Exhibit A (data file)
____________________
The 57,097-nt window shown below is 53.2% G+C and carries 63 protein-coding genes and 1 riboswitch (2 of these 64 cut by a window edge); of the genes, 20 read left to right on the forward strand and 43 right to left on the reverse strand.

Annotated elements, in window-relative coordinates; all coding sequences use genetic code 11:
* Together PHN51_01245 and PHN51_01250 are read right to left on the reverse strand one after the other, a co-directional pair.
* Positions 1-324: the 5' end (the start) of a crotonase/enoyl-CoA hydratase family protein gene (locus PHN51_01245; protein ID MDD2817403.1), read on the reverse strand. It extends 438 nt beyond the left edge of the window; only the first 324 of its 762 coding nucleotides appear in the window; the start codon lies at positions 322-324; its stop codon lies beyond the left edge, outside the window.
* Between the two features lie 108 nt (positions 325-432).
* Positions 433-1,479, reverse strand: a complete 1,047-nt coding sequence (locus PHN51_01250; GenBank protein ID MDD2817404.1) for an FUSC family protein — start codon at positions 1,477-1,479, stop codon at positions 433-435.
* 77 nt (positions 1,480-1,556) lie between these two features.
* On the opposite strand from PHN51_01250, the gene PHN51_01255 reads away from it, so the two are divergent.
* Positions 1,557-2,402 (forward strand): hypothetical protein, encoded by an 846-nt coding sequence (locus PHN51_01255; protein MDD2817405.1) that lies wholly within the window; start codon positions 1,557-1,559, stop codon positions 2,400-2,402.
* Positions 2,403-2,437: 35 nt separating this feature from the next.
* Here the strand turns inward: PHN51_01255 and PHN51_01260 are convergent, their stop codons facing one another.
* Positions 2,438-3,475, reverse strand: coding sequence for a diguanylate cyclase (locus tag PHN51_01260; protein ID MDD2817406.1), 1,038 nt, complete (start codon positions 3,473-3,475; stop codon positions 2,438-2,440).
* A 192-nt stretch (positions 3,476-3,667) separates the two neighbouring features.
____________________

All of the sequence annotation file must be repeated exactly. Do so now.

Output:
The 57,097-nt window shown below is 53.2% G+C and carries 63 protein-coding genes and 1 riboswitch (2 of these 64 cut by a window edge); of the genes, 20 read left to right on the forward strand and 43 right to left on the reverse strand.

Annotated elements, in window-relative coordinates; all coding sequences use genetic code 11:
* Together PHN51_01245 and PHN51_01250 are read right to left on the reverse strand one after the other, a co-directional pair.
* Positions 1-324: the 5' end (the start) of a crotonase/enoyl-CoA hydratase family protein gene (locus PHN51_01245; protein ID MDD2817403.1), read on the reverse strand. It extends 438 nt beyond the left edge of the window; only the first 324 of its 762 coding nucleotides appear in the window; the start codon lies at positions 322-324; its stop codon lies beyond the left edge, outside the window.
* Between the two features lie 108 nt (positions 325-432).
* Positions 433-1,479, reverse strand: a complete 1,047-nt coding sequence (locus PHN51_01250; GenBank protein ID MDD2817404.1) for an FUSC family protein — start codon at positions 1,477-1,479, stop codon at positions 433-435.
* 77 nt (positions 1,480-1,556) lie between these two features.
* On the opposite strand from PHN51_01250, the gene PHN51_01255 reads away from it, so the two are divergent.
* Positions 1,557-2,402 (forward strand): hypothetical protein, encoded by an 846-nt coding sequence (locus PHN51_01255; protein MDD2817405.1) that lies wholly within the window; start codon positions 1,557-1,559, stop codon positions 2,400-2,402.
* Positions 2,403-2,437: 35 nt separating this feature from the next.
* Here the strand turns inward: PHN51_01255 and PHN51_01260 are convergent, their stop codons facing one another.
* Positions 2,438-3,475, reverse strand: coding sequence for a diguanylate cyclase (locus tag PHN51_01260; protein ID MDD2817406.1), 1,038 nt, complete (start codon positions 3,473-3,475; stop codon positions 2,438-2,440).
* A 192-nt stretch (positions 3,476-3,667) separates the two neighbouring features.